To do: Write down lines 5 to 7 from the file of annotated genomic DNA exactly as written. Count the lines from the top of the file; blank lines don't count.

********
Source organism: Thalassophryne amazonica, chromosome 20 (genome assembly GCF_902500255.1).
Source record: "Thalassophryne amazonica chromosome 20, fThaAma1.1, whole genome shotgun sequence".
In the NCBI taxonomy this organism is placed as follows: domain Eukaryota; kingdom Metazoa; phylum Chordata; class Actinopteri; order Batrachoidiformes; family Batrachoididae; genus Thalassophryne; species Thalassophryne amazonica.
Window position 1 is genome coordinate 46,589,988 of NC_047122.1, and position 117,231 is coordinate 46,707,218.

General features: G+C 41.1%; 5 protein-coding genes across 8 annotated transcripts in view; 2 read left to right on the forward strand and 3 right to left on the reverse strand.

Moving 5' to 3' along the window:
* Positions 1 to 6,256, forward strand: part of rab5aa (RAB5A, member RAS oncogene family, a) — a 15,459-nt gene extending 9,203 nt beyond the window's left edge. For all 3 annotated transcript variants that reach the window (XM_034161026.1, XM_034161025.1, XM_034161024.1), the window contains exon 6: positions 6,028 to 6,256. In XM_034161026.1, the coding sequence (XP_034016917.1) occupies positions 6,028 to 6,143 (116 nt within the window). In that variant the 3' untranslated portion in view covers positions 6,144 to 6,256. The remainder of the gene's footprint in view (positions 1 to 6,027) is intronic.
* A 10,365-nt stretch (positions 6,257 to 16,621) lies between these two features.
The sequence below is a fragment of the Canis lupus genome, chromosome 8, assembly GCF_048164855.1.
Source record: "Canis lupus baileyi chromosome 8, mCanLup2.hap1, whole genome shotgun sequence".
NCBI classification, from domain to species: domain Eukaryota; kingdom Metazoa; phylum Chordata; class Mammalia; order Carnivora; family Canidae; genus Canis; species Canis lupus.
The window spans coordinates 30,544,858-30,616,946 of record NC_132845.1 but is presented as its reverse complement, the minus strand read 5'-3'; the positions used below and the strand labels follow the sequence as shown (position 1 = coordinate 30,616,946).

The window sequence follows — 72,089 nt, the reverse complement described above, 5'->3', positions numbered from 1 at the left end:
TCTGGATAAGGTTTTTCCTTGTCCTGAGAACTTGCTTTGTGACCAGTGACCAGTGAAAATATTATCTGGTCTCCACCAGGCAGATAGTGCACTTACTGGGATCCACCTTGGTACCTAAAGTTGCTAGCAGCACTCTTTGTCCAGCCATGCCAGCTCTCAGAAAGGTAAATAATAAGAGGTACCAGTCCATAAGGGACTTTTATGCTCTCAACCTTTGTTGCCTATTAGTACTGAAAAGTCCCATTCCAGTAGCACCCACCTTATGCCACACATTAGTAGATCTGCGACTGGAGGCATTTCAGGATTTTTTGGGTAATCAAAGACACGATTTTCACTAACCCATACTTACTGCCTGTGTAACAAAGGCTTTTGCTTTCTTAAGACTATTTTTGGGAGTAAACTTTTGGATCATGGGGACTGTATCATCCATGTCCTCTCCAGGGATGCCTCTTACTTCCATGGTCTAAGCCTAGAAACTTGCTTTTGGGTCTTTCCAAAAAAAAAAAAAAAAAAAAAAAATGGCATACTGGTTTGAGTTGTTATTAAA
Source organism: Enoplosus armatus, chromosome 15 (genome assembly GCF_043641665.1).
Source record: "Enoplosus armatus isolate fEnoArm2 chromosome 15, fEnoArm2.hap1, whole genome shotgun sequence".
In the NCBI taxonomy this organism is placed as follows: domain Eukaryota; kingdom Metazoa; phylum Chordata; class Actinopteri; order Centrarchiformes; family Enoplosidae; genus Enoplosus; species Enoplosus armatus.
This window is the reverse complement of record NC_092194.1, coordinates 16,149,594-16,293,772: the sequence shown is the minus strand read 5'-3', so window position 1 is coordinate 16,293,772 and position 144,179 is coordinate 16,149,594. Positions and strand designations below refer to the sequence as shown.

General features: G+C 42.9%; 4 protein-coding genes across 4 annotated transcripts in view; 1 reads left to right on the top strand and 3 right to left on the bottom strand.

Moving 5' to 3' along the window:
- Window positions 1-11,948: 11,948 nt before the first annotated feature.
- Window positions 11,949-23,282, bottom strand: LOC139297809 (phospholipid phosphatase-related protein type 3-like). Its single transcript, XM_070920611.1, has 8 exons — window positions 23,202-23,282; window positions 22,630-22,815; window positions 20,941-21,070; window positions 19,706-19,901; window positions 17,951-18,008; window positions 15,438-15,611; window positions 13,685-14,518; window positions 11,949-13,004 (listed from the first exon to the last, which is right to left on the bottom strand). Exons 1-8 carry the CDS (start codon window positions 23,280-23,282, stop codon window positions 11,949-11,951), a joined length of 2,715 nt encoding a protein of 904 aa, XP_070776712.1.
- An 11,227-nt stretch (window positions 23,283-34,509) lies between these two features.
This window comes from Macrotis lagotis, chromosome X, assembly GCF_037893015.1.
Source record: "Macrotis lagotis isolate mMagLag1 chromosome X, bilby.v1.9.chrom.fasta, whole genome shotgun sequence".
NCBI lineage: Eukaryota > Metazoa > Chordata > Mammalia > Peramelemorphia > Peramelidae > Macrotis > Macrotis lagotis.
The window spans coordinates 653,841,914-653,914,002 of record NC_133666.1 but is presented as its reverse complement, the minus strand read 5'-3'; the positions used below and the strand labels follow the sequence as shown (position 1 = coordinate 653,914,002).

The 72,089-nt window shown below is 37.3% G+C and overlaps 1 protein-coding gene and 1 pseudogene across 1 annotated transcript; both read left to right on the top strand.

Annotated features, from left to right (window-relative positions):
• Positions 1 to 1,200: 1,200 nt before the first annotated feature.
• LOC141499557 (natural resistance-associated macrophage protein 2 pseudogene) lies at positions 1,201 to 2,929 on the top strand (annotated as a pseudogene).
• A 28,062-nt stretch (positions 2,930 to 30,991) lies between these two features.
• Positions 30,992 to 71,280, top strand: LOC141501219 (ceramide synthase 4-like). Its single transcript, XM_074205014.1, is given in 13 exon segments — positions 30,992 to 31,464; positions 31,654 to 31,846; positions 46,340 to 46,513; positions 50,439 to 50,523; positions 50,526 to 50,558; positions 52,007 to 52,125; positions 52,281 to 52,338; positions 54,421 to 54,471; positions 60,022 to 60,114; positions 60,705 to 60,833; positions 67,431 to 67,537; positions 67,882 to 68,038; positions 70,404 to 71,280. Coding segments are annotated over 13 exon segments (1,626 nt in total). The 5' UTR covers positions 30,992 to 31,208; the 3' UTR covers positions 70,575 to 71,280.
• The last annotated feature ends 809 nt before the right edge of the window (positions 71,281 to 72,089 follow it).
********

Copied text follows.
General features: G+C 41.1%; 5 protein-coding genes across 8 annotated transcripts in view; 2 read left to right on the forward strand and 3 right to left on the reverse strand.

Moving 5' to 3' along the window:
* Positions 1 to 6,256, forward strand: part of rab5aa (RAB5A, member RAS oncogene family, a) — a 15,459-nt gene extending 9,203 nt beyond the window's left edge. For all 3 annotated transcript variants that reach the window (XM_034161026.1, XM_034161025.1, XM_034161024.1), the window contains exon 6: positions 6,028 to 6,256. In XM_034161026.1, the coding sequence (XP_034016917.1) occupies positions 6,028 to 6,143 (116 nt within the window). In that variant the 3' untranslated portion in view covers positions 6,144 to 6,256. The remainder of the gene's footprint in view (positions 1 to 6,027) is intronic.